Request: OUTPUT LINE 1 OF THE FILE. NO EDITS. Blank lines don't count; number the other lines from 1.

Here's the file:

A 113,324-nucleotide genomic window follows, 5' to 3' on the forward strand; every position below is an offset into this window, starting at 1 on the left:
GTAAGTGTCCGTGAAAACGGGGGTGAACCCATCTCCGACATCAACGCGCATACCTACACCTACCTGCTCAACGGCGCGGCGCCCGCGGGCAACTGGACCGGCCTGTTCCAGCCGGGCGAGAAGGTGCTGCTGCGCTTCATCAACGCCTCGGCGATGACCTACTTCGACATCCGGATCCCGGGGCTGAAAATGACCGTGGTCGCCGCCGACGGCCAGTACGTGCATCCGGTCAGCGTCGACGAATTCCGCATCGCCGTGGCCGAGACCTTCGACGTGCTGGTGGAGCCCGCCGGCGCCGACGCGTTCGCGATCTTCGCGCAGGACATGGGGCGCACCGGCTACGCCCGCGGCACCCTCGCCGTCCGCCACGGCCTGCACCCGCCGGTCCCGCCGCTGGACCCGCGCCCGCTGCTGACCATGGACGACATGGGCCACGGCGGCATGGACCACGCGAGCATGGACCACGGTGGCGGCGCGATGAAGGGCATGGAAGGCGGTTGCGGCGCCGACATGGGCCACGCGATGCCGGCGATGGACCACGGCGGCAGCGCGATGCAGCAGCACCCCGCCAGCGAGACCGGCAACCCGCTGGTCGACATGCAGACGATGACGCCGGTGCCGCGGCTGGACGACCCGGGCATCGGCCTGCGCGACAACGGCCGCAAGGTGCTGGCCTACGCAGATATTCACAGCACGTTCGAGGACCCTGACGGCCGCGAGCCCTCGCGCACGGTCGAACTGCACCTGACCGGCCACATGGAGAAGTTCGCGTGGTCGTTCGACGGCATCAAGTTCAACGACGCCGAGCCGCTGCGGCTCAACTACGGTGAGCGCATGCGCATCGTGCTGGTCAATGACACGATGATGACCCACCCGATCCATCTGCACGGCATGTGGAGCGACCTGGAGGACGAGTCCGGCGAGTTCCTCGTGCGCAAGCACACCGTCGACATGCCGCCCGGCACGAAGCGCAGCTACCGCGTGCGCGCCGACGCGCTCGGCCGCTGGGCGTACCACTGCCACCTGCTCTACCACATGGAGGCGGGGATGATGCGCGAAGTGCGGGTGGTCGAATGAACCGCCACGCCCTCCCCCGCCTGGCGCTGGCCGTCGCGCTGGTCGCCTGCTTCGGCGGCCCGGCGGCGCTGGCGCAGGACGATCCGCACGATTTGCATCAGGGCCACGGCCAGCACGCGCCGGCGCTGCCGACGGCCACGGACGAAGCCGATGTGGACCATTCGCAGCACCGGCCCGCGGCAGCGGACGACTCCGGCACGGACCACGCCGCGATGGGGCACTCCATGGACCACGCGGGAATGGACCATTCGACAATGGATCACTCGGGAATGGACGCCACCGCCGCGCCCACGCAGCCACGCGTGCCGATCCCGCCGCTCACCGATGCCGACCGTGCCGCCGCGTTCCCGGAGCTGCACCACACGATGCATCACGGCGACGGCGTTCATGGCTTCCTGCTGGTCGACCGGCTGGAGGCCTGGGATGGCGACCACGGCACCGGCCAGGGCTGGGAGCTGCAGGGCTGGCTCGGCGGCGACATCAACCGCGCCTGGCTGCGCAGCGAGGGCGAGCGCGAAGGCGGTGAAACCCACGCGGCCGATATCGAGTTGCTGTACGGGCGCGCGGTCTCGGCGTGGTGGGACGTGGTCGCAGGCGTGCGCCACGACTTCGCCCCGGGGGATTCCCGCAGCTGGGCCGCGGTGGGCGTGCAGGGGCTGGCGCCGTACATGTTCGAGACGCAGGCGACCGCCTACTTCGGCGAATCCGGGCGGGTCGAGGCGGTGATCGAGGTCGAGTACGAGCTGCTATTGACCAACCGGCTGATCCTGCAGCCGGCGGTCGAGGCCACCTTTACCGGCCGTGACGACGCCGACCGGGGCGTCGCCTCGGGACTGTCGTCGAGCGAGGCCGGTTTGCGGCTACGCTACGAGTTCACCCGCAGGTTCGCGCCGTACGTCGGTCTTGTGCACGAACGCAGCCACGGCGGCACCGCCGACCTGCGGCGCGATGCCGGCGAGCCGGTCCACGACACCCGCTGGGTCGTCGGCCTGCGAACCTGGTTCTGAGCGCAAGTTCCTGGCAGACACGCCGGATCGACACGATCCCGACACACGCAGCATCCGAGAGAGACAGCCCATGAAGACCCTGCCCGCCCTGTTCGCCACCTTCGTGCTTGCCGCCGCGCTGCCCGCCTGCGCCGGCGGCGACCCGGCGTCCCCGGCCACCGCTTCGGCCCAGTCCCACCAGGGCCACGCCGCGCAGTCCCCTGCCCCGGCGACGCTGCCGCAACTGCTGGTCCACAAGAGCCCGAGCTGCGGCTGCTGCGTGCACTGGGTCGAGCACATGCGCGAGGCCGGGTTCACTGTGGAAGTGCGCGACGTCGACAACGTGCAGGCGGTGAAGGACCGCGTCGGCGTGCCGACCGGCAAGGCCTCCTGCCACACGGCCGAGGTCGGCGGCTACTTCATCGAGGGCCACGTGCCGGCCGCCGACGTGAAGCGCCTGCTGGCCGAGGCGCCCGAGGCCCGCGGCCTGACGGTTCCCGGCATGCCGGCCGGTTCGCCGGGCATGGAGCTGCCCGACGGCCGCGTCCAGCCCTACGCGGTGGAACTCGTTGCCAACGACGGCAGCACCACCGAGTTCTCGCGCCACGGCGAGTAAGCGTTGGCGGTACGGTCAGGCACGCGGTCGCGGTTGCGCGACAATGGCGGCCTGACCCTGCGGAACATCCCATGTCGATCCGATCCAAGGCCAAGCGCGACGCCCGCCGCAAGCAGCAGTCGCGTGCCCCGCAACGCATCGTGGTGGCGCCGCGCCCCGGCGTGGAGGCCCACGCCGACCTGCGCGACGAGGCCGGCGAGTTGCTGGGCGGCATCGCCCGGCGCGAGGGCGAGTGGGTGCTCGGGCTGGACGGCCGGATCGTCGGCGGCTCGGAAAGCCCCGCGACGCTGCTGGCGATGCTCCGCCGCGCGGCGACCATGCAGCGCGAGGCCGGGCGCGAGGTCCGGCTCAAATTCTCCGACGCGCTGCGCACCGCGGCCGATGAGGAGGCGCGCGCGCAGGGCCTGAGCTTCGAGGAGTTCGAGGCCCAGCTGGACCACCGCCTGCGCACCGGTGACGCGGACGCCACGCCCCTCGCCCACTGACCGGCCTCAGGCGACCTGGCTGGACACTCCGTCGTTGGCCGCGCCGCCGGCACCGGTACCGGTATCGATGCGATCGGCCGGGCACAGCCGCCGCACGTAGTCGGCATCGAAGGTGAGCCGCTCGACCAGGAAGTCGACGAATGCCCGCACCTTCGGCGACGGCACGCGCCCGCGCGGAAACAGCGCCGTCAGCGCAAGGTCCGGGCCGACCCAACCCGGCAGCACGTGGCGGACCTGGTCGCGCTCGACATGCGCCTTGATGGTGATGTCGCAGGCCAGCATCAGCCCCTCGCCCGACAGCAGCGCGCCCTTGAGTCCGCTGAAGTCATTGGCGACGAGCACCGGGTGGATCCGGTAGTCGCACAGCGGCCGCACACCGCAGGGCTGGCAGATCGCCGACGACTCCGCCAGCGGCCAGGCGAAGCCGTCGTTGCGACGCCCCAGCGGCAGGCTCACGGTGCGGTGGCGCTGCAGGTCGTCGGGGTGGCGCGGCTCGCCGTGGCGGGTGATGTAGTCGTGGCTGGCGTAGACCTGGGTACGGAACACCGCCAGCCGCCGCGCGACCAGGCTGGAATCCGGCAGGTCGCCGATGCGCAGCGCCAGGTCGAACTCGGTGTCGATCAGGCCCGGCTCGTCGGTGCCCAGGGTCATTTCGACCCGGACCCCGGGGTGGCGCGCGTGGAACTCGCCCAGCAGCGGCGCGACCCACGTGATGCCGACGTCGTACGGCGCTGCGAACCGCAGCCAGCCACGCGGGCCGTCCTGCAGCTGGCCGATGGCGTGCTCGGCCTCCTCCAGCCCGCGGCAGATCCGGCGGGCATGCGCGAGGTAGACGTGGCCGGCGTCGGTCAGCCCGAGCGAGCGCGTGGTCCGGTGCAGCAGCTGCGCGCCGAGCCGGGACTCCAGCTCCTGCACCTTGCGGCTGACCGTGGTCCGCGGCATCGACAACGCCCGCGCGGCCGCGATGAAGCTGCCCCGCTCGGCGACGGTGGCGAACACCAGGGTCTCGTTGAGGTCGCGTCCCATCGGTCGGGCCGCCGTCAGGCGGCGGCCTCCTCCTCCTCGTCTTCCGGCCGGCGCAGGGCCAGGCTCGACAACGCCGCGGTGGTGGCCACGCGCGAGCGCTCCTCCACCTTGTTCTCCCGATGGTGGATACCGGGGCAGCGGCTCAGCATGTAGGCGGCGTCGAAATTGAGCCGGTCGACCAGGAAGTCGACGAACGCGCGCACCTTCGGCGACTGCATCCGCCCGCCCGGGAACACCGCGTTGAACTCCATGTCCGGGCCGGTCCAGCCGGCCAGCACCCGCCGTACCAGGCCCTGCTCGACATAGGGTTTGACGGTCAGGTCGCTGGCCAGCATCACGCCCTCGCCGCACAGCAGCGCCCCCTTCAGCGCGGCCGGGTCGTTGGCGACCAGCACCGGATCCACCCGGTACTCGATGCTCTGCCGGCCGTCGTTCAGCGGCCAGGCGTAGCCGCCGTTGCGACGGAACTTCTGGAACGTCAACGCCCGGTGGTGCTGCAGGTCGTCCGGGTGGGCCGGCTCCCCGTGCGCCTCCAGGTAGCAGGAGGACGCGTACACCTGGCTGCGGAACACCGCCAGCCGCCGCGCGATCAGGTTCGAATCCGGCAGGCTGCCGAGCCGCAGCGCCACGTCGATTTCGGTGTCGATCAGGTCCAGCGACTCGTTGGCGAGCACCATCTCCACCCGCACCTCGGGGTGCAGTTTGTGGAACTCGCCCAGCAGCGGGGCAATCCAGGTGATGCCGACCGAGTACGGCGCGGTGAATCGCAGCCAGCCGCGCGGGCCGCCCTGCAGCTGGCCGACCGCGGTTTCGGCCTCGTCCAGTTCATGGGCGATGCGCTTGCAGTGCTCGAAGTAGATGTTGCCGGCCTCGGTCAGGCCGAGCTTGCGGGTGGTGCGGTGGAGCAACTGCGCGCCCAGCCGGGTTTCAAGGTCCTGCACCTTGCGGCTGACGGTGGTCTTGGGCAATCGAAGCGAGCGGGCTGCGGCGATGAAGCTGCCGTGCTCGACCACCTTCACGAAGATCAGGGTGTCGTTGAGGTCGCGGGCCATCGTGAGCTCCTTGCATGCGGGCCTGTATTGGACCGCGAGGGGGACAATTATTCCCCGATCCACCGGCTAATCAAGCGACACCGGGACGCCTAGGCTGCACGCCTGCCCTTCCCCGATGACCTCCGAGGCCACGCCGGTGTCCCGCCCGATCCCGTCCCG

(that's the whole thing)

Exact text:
A 113,324-nucleotide genomic window follows, 5' to 3' on the forward strand; every position below is an offset into this window, starting at 1 on the left: